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  • 31 January, 2023

  • 7 Min Read

2023: International Year of Millets

2023: International Year of Millets

  • Following a proposal by India, which aspires to establish itself as a major producer of millets, the United Nations has designated 2023 as the International Year of the Millet.
  • The 2023 International Year of Millets will provide a chance to increase public awareness of the nutritional and health benefits of millet as well as their potential for changing climatic circumstances.
  • Additionally, millets' potential to open up new sustainable market options for both producers and consumers will be highlighted, along with the sustainable production of millets itself.

Food and Agricultural Organization (FAO) views:

  • Resilient grains like millets offer an economical and nourishing alternative as the global agrifood systems struggle to feed a growing global population, and initiatives to promote their cultivation need to be scaled up.
  • According to FAO Director-General QU Dongyu, "Millets can play a significant role and contribute to our collaborative efforts to empower smallholder farmers, achieve sustainable development, end hunger, adapt to climate change, promote biodiversity, and revolutionise agrifood systems."

The International Year of Millets offers a special chance to:

  • Increase public knowledge of and focus on the nutritional and health advantages of millet eating
  • The ability of millets to be grown in challenging and varying climatic circumstances
  • Establishing sustainable and creative market options for millets so that farmers and consumers worldwide can benefit.
  • In order to encourage governments and policymakers to give priority to the production and trading of these cereals, IYM 2023 aims to pique the interest in millets among a variety of stakeholders, including farmers, the youth, and civil society.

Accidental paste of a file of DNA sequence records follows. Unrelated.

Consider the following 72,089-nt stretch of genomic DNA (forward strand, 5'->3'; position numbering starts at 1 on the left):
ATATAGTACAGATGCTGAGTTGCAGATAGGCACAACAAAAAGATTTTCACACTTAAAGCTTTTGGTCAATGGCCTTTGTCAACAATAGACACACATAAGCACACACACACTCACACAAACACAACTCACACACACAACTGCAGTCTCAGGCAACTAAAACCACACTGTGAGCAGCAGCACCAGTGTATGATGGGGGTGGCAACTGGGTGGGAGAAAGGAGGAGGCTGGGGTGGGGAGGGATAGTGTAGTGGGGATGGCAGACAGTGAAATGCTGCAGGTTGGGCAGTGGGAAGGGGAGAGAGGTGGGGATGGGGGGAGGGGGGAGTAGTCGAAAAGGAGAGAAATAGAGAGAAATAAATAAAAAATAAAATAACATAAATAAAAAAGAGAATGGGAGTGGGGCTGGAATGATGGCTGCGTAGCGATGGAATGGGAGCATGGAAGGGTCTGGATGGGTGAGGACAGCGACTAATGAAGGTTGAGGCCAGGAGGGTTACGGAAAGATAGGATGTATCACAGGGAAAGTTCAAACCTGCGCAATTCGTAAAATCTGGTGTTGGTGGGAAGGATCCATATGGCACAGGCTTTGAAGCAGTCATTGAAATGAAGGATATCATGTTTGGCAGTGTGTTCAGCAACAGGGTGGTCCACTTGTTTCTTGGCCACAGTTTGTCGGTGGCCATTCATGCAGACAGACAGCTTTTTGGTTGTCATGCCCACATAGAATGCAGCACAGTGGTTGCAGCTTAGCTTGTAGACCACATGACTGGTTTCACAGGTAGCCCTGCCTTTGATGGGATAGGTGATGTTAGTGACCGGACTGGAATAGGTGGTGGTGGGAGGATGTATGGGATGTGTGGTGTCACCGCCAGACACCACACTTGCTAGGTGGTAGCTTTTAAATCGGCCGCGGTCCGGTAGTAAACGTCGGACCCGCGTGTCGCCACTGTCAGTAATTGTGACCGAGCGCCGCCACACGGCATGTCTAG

About millets:

  • Small-seeded grasses, including sorghum, pearl millet, ragi, small millet, foxtail millet, proso millet, barnyard millet, and Kodo millet, are commonly referred to as dryland cereals or Nutri-cereals.
  • They are tougher and drought-resistant crops.
  • Millets require less water, fertiliser, and insecticides to flourish in poor soil conditions.
  • They are the ideal choice for "climate-smart cereals" due to their ability to resist greater temperatures.
  • The word "millet" describes a number of small-seeded annual grasses that are typically farmed as grain crops on marginal soils in arid regions of temperate, subtropical, and tropical climates.
  • The earliest evidence of these grains dates to the Indus period, making them one of the earliest plants domesticated for nourishment.
  • It is grown in 131 countries, and 60 crore people in Asia and Africa consume it as part of their traditional diet.
  • India is the largest millet producer in the world.
  • It accounts for 20% of global production and 80% of production in Asia.
  • India is the world's largest producer of millets and the fifth-largest exporter of them, producing all nine of the regularly used millets.
  • The principal states that produce millets include Rajasthan, Uttar Pradesh, Haryana, Gujarat, Madhya Pradesh, Maharashtra, Karnataka, Tamil Nadu, Andhra Pradesh, and Telangana.
  • Millets made up around 40% of all cultivated grains before to the Green Revolution, but that percentage has since decreased to about 20%.
  • During the forecast period of 2021–2026, the worldwide millets market is anticipated to grow at a CAGR of 4.5%.

Significance of millets:

Nutritional diet:

  • Although millets are a type of grain like rice or wheat, they were formerly known as coarse cereals.
  • While millets have more protein, dietary fibre, iron, and calcium than rice or wheat, they are all excellent sources of carbohydrates.
  • According to a 2018 official statement, research has proven that millets are a potent source of nutrients, gluten free and are an effective defense against diabetes and obesity.